So, how do you decide what to buy? It comes down to your price range and which group offers the features you want (i.e. weight, number of gears, appearance, quality). Usually, you can narrow it down to a couple of groups. And, at that point, a great way to decide is to ride and compare. If you can feel a difference in braking and shifting, go with the bike you like better.
To help you understand what's what with modern parts packages, here's an overview:
|entry-level||Campagnolo||Mirage||double or triple w/9 cogs||fine function; some steel parts|
|enthusiast-level||Campagnolo||Veloce||double or triple w/9 cogs||nice function; less steel; better finish|
|serious-level||Campagnolo||Daytona||double or triple w/9 or 10 cogs||most affordable 10-speed group|
|race-level||Campagnolo||Chorus||double or triple w/9 or 10 cogs||almost Record quality and finish|
|pro-level||Campagnolo||Record||double or triple w/9 or 10 cogs||world's lightest group|
|entry-level||Shimano||Sora||double or triple w/8 cogs||some steel; shifts and brakes great|
|enthusiast-level||Shimano||Tiagra||double or triple w/9 cogs||less steel; more interchangeability|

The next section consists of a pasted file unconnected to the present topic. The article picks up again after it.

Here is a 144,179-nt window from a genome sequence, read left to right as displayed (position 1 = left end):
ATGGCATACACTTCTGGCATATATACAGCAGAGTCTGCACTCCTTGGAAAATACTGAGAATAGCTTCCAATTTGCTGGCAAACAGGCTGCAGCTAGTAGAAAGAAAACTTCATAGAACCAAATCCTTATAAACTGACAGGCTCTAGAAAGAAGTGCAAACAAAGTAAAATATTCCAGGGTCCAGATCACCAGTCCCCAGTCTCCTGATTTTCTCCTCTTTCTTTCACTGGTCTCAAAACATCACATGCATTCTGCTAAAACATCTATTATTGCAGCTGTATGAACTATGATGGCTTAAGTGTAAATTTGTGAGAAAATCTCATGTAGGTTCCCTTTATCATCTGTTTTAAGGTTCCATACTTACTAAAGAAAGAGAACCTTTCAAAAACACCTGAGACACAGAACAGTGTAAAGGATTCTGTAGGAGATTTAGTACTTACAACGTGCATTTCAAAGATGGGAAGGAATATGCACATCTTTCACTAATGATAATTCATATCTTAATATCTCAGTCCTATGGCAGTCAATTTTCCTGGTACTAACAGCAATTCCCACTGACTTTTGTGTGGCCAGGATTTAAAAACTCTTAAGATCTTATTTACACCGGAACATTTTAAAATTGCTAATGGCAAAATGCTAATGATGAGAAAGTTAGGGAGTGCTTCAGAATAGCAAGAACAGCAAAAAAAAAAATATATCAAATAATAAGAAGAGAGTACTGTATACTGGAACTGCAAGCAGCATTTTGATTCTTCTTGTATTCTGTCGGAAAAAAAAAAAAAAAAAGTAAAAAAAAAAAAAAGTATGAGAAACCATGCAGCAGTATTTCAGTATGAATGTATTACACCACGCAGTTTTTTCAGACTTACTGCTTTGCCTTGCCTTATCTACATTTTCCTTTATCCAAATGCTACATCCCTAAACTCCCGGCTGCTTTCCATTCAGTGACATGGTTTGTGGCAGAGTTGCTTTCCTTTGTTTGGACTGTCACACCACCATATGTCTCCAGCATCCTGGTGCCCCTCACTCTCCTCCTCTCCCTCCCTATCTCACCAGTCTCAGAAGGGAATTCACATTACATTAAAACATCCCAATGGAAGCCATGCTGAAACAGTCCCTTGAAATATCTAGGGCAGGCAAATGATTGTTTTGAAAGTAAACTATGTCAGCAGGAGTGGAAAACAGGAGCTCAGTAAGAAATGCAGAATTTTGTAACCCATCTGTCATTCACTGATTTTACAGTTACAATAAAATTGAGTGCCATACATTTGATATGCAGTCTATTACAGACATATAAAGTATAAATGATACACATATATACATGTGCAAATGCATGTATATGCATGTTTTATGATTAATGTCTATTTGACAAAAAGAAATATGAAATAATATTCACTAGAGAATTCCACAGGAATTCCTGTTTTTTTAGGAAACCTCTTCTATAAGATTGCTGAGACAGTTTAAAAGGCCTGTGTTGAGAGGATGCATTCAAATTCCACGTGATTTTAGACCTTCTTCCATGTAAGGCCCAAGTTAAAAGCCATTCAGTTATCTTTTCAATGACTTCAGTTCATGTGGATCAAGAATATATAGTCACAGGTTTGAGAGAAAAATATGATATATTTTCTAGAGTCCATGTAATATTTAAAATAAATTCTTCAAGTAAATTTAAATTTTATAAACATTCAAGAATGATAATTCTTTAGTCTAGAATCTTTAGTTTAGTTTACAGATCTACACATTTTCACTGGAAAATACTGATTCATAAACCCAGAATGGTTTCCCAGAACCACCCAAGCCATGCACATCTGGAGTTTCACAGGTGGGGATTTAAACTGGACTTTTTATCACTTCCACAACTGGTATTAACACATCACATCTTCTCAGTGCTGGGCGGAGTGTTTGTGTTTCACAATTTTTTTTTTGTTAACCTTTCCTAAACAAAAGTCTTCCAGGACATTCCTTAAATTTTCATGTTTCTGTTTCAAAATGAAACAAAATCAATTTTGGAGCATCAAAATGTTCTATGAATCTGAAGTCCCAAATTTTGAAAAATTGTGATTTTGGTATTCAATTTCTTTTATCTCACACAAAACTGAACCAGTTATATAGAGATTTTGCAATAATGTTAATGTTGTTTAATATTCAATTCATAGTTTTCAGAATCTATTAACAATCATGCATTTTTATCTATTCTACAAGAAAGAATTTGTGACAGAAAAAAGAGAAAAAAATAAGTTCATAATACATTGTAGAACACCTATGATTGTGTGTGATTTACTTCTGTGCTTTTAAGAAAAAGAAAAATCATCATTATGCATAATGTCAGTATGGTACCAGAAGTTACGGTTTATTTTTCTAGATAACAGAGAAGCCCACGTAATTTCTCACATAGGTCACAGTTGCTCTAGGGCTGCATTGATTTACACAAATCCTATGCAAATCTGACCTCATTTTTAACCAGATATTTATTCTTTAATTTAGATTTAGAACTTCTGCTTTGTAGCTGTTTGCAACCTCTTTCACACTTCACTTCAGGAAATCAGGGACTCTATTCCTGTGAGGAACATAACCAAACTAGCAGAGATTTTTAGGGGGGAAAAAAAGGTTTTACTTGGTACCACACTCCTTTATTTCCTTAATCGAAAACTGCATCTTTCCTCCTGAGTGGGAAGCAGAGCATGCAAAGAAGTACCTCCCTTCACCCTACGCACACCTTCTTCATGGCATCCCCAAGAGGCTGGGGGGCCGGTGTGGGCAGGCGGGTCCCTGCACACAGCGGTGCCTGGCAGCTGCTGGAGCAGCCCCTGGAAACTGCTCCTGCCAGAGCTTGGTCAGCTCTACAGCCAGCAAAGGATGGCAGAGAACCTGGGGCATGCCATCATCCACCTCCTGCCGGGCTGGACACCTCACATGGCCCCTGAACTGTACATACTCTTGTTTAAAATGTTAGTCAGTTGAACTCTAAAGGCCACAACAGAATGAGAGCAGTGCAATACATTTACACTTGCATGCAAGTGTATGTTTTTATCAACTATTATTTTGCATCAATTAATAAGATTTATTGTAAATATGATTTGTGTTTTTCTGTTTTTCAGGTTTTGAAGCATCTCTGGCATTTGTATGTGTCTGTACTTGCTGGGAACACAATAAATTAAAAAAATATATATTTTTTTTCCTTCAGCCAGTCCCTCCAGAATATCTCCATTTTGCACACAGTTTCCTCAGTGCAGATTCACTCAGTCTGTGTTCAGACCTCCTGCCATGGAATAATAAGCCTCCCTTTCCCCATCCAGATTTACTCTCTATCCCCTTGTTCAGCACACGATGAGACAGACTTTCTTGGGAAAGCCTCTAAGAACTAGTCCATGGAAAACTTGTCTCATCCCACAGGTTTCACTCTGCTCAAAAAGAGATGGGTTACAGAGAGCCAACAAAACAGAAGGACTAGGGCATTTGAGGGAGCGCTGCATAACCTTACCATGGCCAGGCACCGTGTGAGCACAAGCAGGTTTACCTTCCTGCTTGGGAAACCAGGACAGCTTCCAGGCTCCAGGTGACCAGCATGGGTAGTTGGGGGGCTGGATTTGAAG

|serious-level||Shimano||105||double or triple w/9 cogs||great price; hollow crankarms|
|race-level||Shimano||Ultegra 600||double or triple w/9 cogs||almost D-A quality; hollow arms|
|pro-level||Shimano||Dura-Ace||double or triple w/9 cogs||Lance's group; superlight|
We've asked you to think about what you'd like in a bike and what you'd be comfortable spending. Now that you have an idea how to decide what type of road machine to get, it's time to come into our store and do some tire kicking and test riding to see how the models compare in person. This will complete the picture and give you a chance to see what you get at the various price points. Here are a final few helpful tips:
We're sure you'll enjoy your shopping experience with us. Come in today to check out our selection of road bikes and get to know our professional staff!